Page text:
The new 2002 Yamaha 660R Raptor is rude, obnoxious, and in-your-face. Even when this aggressive machine is silent and parked, it exudes energy like a 12-year-old with Attention Deficit Disorder. The Raptor seems to be screaming at you all the time to go riding, hard and fast, on the most brutal terrain you can find.
The Raptor is to ATVs what the Porsche Turbo is to automobiles-it's designed for performance and handling above all else. The Raptor isn't designed as a utility ATV for putting slowly around the ranch, or for hauling hay to the horses. Using it for that type of work would be akin to using the aforementioned Porsche to haul sheets of plywood.
Powering the Raptor is the largest engine available in a sport ATV. It measures in at a massive 660 ccs and sports a 9.2:1 compression ratio. Some of the notable features of this SOHC four-stroke powerhouse are five valves-three intakes and two exhausts-liquid cooling, an engine counterbalancer, dual 33mm BSR Mikuni carbs, and lots of lightweight aluminum components. The result is an engine that revs to a mind-boggling 9,000 rpm redline while maintaining smooth power delivery throughout the rpm range. As a bonus, the Raptor features electric start, which is uncommon on high-performance ATVs.
The Raptor features a motocross-spec five-speed transmission with, get this, Reverse. Anyone who's ever ridden an ATV knows the value of Reverse on the trail. You only have to ride a machine without it once before you are slapped with the reality of trying to move a stubborn ATV backwards out of a tight spot with nothing but muscle. A sequential shifter ensures smooth gear changes to the rear-axle chain drive.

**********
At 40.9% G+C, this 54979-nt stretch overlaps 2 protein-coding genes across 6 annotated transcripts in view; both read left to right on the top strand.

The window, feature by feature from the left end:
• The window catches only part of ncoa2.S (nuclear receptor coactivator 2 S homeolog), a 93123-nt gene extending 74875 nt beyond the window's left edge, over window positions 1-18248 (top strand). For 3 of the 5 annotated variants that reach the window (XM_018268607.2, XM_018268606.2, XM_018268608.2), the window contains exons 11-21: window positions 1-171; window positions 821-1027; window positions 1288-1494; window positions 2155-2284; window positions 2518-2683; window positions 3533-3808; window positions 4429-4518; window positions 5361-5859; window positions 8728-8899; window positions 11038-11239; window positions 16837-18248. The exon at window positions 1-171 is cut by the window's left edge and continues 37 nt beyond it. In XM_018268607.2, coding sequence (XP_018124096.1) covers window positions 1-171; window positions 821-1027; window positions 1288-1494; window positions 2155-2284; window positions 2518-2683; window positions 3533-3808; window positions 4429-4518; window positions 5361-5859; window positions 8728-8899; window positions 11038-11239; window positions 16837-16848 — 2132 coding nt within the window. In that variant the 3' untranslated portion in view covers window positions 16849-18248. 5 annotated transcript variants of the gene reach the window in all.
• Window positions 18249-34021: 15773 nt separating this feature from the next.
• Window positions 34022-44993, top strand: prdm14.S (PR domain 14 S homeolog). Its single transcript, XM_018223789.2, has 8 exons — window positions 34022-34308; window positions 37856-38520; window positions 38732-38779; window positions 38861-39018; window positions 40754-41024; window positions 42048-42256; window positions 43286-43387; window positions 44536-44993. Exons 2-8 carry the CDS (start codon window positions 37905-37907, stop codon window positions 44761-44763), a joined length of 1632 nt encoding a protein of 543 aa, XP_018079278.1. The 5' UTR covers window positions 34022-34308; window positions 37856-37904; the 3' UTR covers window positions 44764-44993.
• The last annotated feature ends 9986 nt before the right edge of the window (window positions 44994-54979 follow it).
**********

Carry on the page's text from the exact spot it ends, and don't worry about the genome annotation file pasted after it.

The Raptor also features a beefy long-travel suspension. Both the front double wishbone and rear swing arm can be precisely dialed in to match not only trail conditions but also the rider's ability and size. Excellent, effective stopping power is via triple disc brakes with two 161mm disc brakes up front and a single 220mm disc brake in the rear. Finally, Yamaha engineers integrated as much weight-saving aluminum as possible into the design of the Raptor, including knuckle joints, levers, front and rear rims, swing arm, oil tank, front and rear brakes, top A-arm, wheel spindles, and the oil and brake reservoirs.
If you like fast, cutting-edge, performance-oriented ATVs, the beast known as the Raptor is calling your name. It's a predator that looks at most other ATVs as simply lunch.
|Vehicle model ||2002 Yamaha 660R Raptor |
|Base price ||$6,499 |
|Color ||Team Yamaha Blue/White, Black/White |
|Type ||Four-stroke, SOHC five-valve, liquid-cooled Single |
|Displacement (ci) ||660 |
|Compression ratio ||9.2:1 |
|Bore x stroke (mm) ||100 x 84 |
|Intake ||33mm BSR x 2 Mikuni |
|Starter ||Electric |
|Transmission ||Five-speed, reverse, manual clutch |
|Final drive ||Two-wheel-drive, chain drive |
|Front ||Double wishbone, 9.2 inches of travel, full rebound and compression adjustability |
|Rear ||Swing arm, 8.7-inches of travel, full rebound and compression adjustability |
|Front ||Dual, hydraulic 161mm disc |
|Rear ||Single 220mm disc |
|Front ||AT21x7-10 radial |
|Rear ||AT20x10-9 radial |
|Dry weight (lbs.) ||398 |
|Wheelbase (in.) ||49 |
|Fuel capacity (gal.) ||3.2 |
|Ground clearance ||10.4 |
Yamaha Motor Corporation